Gene-panel tests and mapping of all human genes with next-generation sequencing are now part of routine diagnostic practice. These are the primary tools of personalised medicine. Are Norwegian doctors ready to handle these developments?
With next-generation sequencing technology, a human genome can be sequenced in the course of a few days. Diagnostic tests based on this technology are now offered for roughly the same price as the cost of sequencing a single gene by traditional methods. In Norway too, next-generation sequencing is standard diagnostic practice in an increasing number of laboratories. In this issue of the Journal of the Norwegian Medical Association, a research group linked to Telemark Hospital presents two articles that demonstrate clearly the effectiveness of this technology for diagnosing rare hereditary disorders (1, 2). Such disorders, which are caused by serious defects in single genes, are challenging to diagnose because there are often many genes that can produce the same phenotype and because of the large overlap in their symptoms and signs. Causal mutations were detected in about 30 % of the subjects examined in the two studies. This is an impressively high diagnostic yield, in line with previous reports (3, 4). The clinical value of next-generation sequencing in routine diagnostics is well documented for this disease group (3, 5, 6), and there is no doubt that this technology will become a key tool in genetic diagnostics.
The two articles describe two different ways of using next-generation sequencing technology, and illustrate the advantages and disadvantages of each. In the article by Høyer et al. (1), a gene panel was used to diagnose hereditary peripheral neuropathy. The authors selected and sequenced 52 relevant genes; the remainder of the genome was not studied. This test has a technical accuracy of 99 %, i.e. approximately equal to the current gold standard – Sanger sequencing (99.999 %) (7). By contrast, Holla et al. used exome sequencing for the diagnosis of rare syndromes and intellectual disability (2). This method involves sequencing all exons; that is, the coding regions of our approximately 20,000 protein-coding genes (5). This technique does not have comparable technical accuracy because not all exons are sequenced as many times (i.e. as deeply) as might be desirable; coverage is variable. The reason why it still makes sense to use this method in diagnostics is that certain hereditary disorders may be due to genetic defects in one of very many genes (> 500 in the case of intellectual disability), while new disease genes are continually being identified (5). Only around half of the roughly 8,000 rare hereditary diseases described have a known genetic cause (8). A specific gene panel for a given disorder will thus quickly become outdated (1). Adding new genes to a specific panel test is labour-intensive.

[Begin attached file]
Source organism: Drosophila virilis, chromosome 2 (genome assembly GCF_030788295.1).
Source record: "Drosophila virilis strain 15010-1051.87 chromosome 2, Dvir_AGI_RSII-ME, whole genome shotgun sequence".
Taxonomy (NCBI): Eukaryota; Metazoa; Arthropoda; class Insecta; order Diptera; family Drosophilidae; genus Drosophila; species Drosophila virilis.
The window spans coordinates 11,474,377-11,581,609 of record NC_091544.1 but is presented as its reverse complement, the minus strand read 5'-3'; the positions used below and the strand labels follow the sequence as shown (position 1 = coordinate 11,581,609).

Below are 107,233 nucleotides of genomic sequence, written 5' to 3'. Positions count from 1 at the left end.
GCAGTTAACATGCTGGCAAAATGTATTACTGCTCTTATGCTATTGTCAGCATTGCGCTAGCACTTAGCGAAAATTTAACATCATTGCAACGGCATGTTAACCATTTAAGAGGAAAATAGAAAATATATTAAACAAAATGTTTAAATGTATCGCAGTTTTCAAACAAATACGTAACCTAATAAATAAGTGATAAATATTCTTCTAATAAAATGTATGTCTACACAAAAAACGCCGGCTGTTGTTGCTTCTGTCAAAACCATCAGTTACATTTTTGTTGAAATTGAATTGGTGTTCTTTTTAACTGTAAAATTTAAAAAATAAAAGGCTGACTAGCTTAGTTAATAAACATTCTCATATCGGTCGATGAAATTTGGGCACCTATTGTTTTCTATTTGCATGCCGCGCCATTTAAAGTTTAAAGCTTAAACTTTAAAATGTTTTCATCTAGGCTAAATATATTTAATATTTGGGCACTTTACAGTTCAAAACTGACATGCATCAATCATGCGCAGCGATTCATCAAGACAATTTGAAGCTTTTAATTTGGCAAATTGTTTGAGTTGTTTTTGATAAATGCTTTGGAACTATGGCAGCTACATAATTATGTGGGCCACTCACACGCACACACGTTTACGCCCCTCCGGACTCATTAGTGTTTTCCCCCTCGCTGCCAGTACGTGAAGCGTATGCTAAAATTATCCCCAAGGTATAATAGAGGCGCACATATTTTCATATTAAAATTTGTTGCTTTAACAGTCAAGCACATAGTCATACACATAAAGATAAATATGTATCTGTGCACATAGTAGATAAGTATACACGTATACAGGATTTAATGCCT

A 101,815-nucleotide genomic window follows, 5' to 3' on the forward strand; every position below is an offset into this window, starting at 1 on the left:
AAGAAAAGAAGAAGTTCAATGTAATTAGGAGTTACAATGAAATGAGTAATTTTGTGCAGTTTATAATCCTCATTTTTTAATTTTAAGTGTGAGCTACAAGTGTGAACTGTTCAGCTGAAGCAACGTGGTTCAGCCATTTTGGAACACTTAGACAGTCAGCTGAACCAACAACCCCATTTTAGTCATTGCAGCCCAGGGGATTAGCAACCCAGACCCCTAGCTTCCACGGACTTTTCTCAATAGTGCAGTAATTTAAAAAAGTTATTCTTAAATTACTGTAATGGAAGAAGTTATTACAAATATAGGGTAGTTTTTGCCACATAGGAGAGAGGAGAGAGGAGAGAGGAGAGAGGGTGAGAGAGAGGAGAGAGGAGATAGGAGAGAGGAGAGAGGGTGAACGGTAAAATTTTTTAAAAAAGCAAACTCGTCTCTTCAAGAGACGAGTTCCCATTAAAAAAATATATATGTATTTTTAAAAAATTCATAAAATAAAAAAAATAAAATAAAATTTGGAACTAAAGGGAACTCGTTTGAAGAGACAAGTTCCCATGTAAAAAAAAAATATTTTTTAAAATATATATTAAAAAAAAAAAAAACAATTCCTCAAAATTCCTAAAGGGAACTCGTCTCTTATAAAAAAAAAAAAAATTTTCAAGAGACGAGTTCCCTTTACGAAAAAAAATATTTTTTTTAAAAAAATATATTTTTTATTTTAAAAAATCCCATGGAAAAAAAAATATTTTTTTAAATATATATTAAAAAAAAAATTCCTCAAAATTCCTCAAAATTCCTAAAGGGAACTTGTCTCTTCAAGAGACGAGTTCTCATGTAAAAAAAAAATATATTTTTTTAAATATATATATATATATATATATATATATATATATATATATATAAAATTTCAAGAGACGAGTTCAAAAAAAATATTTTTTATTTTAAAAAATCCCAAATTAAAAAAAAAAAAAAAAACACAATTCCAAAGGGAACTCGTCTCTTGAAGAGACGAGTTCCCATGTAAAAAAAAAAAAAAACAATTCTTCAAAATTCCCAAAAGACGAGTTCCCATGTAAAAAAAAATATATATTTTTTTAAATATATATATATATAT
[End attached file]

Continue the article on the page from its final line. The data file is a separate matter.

There has been much concern over the fact that next-generation sequencing can also detect gene variants that increase the risk of other types of disease besides the one being tested for (9). In clinical practice, however, this is found to be a minor problem. In the 125 patients who underwent exome sequencing in Høyer’s study, no such incidental risk variants were found. The incidence of incidental findings in the literature ranges from < 1 % to 8 % (4, 5). Incidental findings are nothing new in medical diagnostics. What is important is for patients to be counselled about the issue beforehand and to consent to the type of genetic risk information they would like to receive. It is also important that the patient is aware that those who analyse genomic data are not obliged to look for such incidental risk variants. Exome and genome sequencing are the most important tools of personalised medicine, i.e. «tailored» diagnostics and treatment. The Norwegian Directorate of Health is currently drawing up a strategy for introducing personalised medicine into the healthcare system. The success of this move will depend on our ability to extract the information we need from the genome in a targeted manner. An expectation, or requirement, for exome sequencing to provide information on all possible variants that could have implications for future disease will render diagnostics highly inefficient.
It is in general very difficult to interpret the significance of gene variants for disease. We each possess rare normal variants that no-one has described before, and for every pathogenic variant reported in a given gene, there are at least twice as many variants of unknown significance. Misinterpreting results will have consequences for the lives and health of patients; this is already happening because those who request the tests do not always understand the laboratory results. Good communication between the laboratory and the person ordering the test is crucial, and we should work together to establish common practices regarding who can request these tests, and for which indications. A plan of action to provide supplementary training in medical genetics to all of the country’s doctors should be put in place as soon as possible. Failure to take this matter seriously will come at a high price in terms of misdiagnosis, incorrect treatment and misuse of resources. With ever increasing numbers of expensive tests and treatments on the market, there is also a compelling need for clear guidelines on prioritisation.
Within the field of medical genetics, expectations are high regarding the national strategy for personalised medicine currently being drawn up. There are many challenges that must be met if next-generation sequencing technology is to be used to the benefit of patients: Dealing with variants of unknown significance and incidental findings, active prioritisation, effective economic policies, not to mention further training of healthcare personnel – all of these are key factors that may dictate the success or failure of personalised medicine in the near future.